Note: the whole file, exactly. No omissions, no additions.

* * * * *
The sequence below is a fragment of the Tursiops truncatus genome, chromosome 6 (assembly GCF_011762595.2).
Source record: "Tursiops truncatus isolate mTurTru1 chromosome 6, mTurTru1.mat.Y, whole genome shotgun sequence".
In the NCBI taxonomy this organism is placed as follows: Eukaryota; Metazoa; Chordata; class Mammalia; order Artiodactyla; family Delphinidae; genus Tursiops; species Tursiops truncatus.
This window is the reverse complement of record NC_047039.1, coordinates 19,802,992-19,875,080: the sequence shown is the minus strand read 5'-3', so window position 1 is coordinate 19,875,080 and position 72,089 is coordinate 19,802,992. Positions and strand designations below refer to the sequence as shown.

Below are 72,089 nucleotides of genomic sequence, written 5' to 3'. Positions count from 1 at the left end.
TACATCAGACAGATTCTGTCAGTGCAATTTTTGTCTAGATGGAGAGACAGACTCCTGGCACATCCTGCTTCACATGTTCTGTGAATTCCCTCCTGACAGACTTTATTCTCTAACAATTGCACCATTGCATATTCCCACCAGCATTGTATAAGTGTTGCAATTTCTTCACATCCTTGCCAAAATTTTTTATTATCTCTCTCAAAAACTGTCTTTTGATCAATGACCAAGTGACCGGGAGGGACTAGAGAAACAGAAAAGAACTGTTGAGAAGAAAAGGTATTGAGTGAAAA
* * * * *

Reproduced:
The sequence below is a fragment of the Tursiops truncatus genome, chromosome 6 (assembly GCF_011762595.2).
Source record: "Tursiops truncatus isolate mTurTru1 chromosome 6, mTurTru1.mat.Y, whole genome shotgun sequence".
In the NCBI taxonomy this organism is placed as follows: Eukaryota; Metazoa; Chordata; class Mammalia; order Artiodactyla; family Delphinidae; genus Tursiops; species Tursiops truncatus.
This window is the reverse complement of record NC_047039.1, coordinates 19,802,992-19,875,080: the sequence shown is the minus strand read 5'-3', so window position 1 is coordinate 19,875,080 and position 72,089 is coordinate 19,802,992. Positions and strand designations below refer to the sequence as shown.

Below are 72,089 nucleotides of genomic sequence, written 5' to 3'. Positions count from 1 at the left end.
TACATCAGACAGATTCTGTCAGTGCAATTTTTGTCTAGATGGAGAGACAGACTCCTGGCACATCCTGCTTCACATGTTCTGTGAATTCCCTCCTGACAGACTTTATTCTCTAACAATTGCACCATTGCATATTCCCACCAGCATTGTATAAGTGTTGCAATTTCTTCACATCCTTGCCAAAATTTTTTATTATCTCTCTCAAAAACTGTCTTTTGATCAATGACCAAGTGACCGGGAGGGACTAGAGAAACAGAAAAGAACTGTTGAGAAGAAAAGGTATTGAGTGAAAA